The AFC North might not be the best division in football, but it’s certainly the tightest.
With three weeks left in the regular season, any team can win it or finish last. It’s the closest division race in 44 years at this point in the season, with one game separating the teams at the top (Cincinnati Bengals and Baltimore Ravens at 8-6) from the bottom (the Cleveland Browns at 7-7). The defending division champion Pittsburgh Steelers are a half-game back at 7-6-1.
According to research by the Elias Sports Burueau, the last time a division was this crowded with three weeks remaining was the AFC Central in 1977, when the Oilers were in Houston, the Ravens were the Browns and Terry Bradshaw was quarterbacking the eventual division champion Steelers.
In the AFC North this season, no team has led the division by more than one game through the first 15 weeks, setting up a dramatic finish. Will the Bengals go from last to first in one year? Will the Ravens win their third division title in four years with a banged-up Lamar Jackson? Will the Steelers deliver a ninth AFC North crown to Ben Roethlisberger in what could be his final season? Or will the Browns capture their first division championship since 1989?
Ravens guard Kevin Zeitler, the resident expert of the AFC North, understands the stakes over the next 20-something days.
“I’d say every week from here on out is a playoff game,” said Zeitler, who has also blocked for the Bengals and Browns.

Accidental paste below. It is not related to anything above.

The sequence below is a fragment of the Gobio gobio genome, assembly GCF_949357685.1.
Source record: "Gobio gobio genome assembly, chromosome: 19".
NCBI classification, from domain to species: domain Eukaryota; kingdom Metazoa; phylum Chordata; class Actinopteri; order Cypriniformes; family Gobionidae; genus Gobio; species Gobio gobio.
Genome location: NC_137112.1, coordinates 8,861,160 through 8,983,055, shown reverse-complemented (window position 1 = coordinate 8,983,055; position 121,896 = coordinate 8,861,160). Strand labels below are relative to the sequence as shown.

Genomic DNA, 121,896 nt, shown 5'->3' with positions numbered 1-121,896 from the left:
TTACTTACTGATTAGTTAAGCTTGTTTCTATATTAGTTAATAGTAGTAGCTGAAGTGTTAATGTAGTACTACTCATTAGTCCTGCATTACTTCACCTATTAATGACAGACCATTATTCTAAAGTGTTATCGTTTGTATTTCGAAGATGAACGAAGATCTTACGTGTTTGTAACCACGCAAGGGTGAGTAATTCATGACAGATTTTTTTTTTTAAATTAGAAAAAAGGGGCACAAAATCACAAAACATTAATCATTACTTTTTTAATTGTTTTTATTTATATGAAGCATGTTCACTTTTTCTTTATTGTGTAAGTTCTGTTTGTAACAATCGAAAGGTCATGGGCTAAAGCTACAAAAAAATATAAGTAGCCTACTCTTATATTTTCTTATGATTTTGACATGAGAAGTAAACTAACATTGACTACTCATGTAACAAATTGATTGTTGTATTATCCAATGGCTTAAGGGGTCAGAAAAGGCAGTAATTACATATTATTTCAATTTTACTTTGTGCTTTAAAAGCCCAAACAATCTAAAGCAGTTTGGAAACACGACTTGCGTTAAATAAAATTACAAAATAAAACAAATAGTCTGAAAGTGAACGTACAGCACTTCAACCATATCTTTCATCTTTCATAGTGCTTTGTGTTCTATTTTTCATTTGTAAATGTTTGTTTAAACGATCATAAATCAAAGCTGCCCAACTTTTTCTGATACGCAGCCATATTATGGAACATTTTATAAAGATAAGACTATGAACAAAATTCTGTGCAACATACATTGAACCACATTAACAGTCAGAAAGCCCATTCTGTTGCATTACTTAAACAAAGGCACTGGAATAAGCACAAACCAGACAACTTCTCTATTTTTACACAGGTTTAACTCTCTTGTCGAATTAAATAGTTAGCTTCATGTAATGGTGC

The winner of Sunday’s game between the Bengals and Ravens (1 p.m. ET, CBS) will take hold of the AFC North, but every team still has a shot at the title.
“I think Cincinnati wins it, and I’ve felt this way for the last two months now,” said Dan Orlovsky, an analyst at ESPN. “I don’t think Pittsburgh is explosive enough on offense or good enough on defense to minimize that. And I just don’t know how the Ravens are even where they are, given their injuries. I think eventually that all catches up to you. Cleveland is dealing with inconsistency and the injury at quarterback. I don’t believe in them, especially with Green Bay this weekend.”
— ESPN Ravens reporter Jamison Hensley
Here’s how Bengals reporter Ben Baby, Steelers reporter Brooke Pryor, Browns reporter Jake Trotter and Hensley break down the homestretch in the AFC North. Percentages provided by ESPN Football Power Index.
FPI chances to make playoffs: 50.5%
FPI chances to win division: 40.0%
Why the Bengals could win: There are two main reasons the Bengals could win the AFC North: their quarterback and their defense. Throughout the season, Cincinnati has shown it’s never out of a game if Joe Burrow is effective and protects the football. But the defense might be an even bigger reason. Defensive coordinator Lou Anarumo’s unit has done a good job of either holding opposing offenses at bay until Cincinnati’s offense gets rolling, creating timely turnovers or a combination of both. That mix is what will allow Cincinnati to secure its first postseason bid since 2015.
Why the Bengals might fall short: All year, Cincinnati’s offense has been the biggest issue. On the surface, the numbers don’t seem all that bad. After Sunday’s games, the Bengals ranked 13th in yards per play and 12th in points per drive. But Cincinnati’s inability to sustain drives has been the issue, especially early in games. Following their win over Denver, the Bengals had the fifth-highest three-and-out rate in the NFL, according to research by ESPN Stats & Information. Of Cincinnati’s 42 touchdowns, 18 have come on plays of 20 yards or more, the highest total in the league. That’s not the most sustainable way to win games, much less clinch a postseason bid. — Ben Baby
FPI chances to make playoffs: 54.5%
FPI chances to win division: 35.0%